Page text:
Since RNA cannot serve as a template for PCR, the first step in analyzing differential gene expression by RT-PCR is reverse transcription of the RNA template to cDNA, followed by its exponential growth in the PCR reaction. is there. The two most commonly used reverse transcriptases are avian myeloblastosis virus reverse transcriptase (AMV-RT) and Moloney murine leukemia virus reverse transcriptase (MMLV-RT). The reverse transcription step is typically primed with specific primers, random hexamers, or oligo-dT primers depending on the context and purpose of the expression profile. For example, extracted RNA can be reverse transcribed using a GeneAmp RNA PCR kit (Perkin Elmer, CA, USA) according to the manufacturer's instructions. The derived cDNA can then be used as a template in a subsequent PCR reaction.

  The PCR step can use a variety of thermostable DNA-dependent DNA polymerases, but it typically has 5'-3 'nuclease activity but lacks 3'-5' endonuclease activity. Use TaqDNA polymerase. Thus, TagManPCR typically uses the 5 'nuclease activity of Taq or Tth polymerase to hydrolyze the hybridization probe bound to its target amplification product, but any enzyme with equivalent 5' nuclease activity. Can be used. Two oligonucleotide primers are used to create a typical amplification product of a PCR reaction. A third oligonucleotide, or probe, is designed to detect the nucleotide sequence located between the two PCR primers. The probe is not extended by the Taq DNA polymerase enzyme and is labeled with a reporter fluorescent dye and a fluorescent quencher dye. Any laser-induced emission from the reporter dye is quenched by the quenching dye when the two dyes are located close together and on the probe. During the amplification reaction, the Taq DNA polymerase enzyme cleaves the probe in a template-dependent manner. The generated probe fragment is dissociated in solution, and the signal from the released reporter dye does not have the quenching effect of the second chromophore. One molecule of reporter dye is released to each new molecule synthesized and detection of a non-quenched reporter dye is the basis for quantitative interpretation of the data.

  TagManRT-PCR can be performed using commercially available equipment such as ABI PRIZM 7700TM Sequence Detection SystemTM (PerkinElmer-Applied Biosystems, Foster City, CA, USA), or Lightcycler (Roche Molecular Biochemicals, Mannheim, Germany). . In a preferred embodiment, the 5 ′ nuclease procedure is performed on a real-time quantitative PCR instrument, such as the ABI PRIZM 7700 ™ Sequence Detection System ™. The system consists of a thermocycler, laser, charge coupled device (CCD), camera and computer. The system amplifies the sample in a thermocycler 96-well format. During amplification, the laser-induced fluorescence signal is collected in real time by a fiber optic cable for all 96 wells and detected by CCD. The system includes software for moving the device and analyzing the data.

  The 5′-nuclease assay data is initially expressed as Ct, the threshold cycle. As discussed previously, the fluorescence value is recorded every cycle and represents the amount of product amplified at that point in the amplification reaction. The point where the fluorescent signal is first recorded as statistically significant is the threshold cycle (Ct). The ΔCt value is used as a quantitative measure of the relative number of starting copies of a particular target sequence in a nucleic acid sample when comparing RNA expression in cells from diseased tissue to that from normal cells.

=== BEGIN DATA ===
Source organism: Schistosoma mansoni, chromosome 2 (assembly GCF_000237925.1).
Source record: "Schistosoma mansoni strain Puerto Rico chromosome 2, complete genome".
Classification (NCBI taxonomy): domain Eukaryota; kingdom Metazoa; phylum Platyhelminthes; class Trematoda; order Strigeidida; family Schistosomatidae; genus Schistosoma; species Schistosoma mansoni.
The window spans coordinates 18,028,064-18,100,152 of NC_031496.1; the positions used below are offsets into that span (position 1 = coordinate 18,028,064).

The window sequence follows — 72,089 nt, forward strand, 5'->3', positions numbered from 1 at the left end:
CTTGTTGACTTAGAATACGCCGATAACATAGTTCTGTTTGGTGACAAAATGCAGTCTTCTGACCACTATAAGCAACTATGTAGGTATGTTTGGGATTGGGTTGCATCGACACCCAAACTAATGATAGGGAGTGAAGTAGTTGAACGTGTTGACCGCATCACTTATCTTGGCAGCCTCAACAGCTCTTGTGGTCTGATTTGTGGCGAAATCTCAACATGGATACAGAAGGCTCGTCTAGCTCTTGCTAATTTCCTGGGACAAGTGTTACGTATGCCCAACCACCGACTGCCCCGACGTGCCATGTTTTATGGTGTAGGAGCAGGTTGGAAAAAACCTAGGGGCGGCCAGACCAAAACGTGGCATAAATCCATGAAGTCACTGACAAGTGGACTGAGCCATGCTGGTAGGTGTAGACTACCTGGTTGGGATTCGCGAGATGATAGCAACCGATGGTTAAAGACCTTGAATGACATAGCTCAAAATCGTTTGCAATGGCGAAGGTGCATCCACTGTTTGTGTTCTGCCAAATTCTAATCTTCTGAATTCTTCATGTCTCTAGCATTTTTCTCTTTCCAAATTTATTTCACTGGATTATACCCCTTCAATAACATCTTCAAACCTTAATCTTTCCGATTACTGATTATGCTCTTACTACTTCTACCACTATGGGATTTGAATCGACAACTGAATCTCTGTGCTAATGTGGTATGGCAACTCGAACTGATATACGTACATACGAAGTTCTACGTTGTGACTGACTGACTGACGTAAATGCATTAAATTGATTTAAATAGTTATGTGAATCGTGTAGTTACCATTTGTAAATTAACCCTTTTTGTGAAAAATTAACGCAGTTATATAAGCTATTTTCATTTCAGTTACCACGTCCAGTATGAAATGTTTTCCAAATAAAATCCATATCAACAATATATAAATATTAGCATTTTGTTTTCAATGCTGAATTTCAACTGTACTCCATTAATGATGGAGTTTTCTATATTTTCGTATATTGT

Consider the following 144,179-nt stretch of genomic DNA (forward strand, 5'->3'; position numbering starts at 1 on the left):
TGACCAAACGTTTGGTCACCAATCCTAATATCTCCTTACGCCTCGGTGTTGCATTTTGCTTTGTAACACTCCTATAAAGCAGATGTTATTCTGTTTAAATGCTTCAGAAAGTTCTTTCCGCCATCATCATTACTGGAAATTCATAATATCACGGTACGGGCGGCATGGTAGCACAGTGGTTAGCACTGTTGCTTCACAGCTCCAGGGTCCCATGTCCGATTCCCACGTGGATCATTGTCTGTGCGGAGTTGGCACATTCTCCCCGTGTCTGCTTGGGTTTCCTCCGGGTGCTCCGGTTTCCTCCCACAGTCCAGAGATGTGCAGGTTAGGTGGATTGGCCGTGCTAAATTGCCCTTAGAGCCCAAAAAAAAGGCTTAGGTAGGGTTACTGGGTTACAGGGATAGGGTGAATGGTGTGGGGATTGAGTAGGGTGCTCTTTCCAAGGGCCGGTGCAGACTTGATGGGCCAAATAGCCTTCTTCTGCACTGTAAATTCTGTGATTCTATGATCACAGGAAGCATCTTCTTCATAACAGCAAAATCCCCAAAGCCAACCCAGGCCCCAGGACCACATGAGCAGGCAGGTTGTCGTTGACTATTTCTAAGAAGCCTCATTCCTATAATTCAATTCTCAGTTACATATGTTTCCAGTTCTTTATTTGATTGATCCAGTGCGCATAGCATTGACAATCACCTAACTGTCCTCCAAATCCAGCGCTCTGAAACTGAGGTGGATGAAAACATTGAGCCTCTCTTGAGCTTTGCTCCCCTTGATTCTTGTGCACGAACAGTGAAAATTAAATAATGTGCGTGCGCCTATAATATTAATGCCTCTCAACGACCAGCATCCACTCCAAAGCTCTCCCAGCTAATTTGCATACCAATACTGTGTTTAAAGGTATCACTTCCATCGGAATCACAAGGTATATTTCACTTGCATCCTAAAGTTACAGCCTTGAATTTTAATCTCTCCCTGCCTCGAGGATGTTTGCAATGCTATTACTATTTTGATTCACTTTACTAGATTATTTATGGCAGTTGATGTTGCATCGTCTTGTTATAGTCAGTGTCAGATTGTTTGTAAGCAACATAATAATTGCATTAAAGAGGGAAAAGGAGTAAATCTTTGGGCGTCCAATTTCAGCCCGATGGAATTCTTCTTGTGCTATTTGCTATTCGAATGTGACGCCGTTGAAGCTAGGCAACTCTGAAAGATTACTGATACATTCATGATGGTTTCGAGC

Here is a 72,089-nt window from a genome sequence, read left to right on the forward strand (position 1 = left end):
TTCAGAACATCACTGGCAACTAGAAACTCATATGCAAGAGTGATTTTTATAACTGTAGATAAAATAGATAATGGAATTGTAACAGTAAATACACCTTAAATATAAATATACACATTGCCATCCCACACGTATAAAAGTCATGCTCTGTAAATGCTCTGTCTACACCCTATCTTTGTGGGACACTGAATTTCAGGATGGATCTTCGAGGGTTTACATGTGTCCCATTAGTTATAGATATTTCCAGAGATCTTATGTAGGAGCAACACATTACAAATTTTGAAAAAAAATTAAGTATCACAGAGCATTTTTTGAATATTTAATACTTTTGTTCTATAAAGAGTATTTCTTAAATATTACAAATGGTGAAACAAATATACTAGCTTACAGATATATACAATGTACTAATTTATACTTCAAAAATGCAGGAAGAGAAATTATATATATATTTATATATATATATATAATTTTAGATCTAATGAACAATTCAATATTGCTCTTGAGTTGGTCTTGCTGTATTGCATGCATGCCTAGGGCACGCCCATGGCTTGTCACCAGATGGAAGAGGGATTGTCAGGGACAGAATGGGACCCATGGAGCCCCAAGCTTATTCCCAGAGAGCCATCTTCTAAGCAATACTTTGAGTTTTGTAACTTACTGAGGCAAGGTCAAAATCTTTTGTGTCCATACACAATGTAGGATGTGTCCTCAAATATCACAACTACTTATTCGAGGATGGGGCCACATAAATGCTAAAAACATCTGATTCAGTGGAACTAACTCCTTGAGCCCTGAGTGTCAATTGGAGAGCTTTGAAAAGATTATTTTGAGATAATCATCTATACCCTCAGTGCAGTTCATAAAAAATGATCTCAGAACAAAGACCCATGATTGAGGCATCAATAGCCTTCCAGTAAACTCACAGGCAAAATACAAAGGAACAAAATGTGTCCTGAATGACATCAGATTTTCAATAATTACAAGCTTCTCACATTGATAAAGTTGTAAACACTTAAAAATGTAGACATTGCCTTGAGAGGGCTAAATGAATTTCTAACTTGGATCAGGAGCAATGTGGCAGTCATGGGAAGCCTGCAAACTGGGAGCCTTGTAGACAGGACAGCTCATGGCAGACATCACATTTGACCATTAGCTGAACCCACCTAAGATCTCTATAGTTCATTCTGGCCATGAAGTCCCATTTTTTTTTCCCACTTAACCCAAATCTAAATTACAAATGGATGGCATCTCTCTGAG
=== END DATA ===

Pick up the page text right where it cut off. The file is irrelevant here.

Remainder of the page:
To minimize the effects of errors and sample-to-sample variation, RT-PCR is usually performed using an internal standard. The ideal internal standard is expressed at a constant level between different tissues and is not affected by the experimental treatment. The most frequently used RNAs to standardize gene expression patterns are the housekeeping gene glyceraldehyde-3-phosphate-dehydrogenase (GAPDH) and β-actin mRNA.

  Differential gene expression can also be identified or confirmed using microarray techniques. In this method, the nucleotide sequence is made into a plate or array on a microchip substrate. The arrayed sequence is then hybridized with specific DNA probes from the cells or tissues of interest.

  In a specific embodiment of the microarray technique, a PCR amplified insert of a cDNA clone is applied to the base of a high density array. Preferably at least 10,000 nucleotide sequences are applied to the substrate. Microarray-like genes, each fixed on a microchip with 10,000 elements, are suitable for hybridization under stringent conditions. A fluorescently labeled cDNA probe can be prepared by incorporating fluorescent nucleotides by reverse transcription of RNA extracted from the tissue. Labeled cDNA probes applied to the chip selectively hybridize with each spot of DNA on the array. After rigorous washing to remove non-specific binding probes, the chip is examined with a confocal laser microscope. By quantifying the hybridization of each array-like element, the corresponding mRNA amount can be assessed. By two-color fluorescence, cDNA probes made from two RNA sources and labeled separately are hybridized in pairs to form an array. The relative amount of transcript from the two sources corresponding to each particular gene is thus measured simultaneously. Small scale hybridization provides a convenient and rapid assessment of expression patterns for a large number of genes. Such a method has the sensitivity required to detect unusual transcripts expressed in several copies per cell and can reproducibly detect differences of at least about twice the expression level. (Schena et al., Proc. Natl. Acad. Sci. USA, 93 (20) L106-49). Nucleic acid hybridization methods and microarray technology are well known in the art.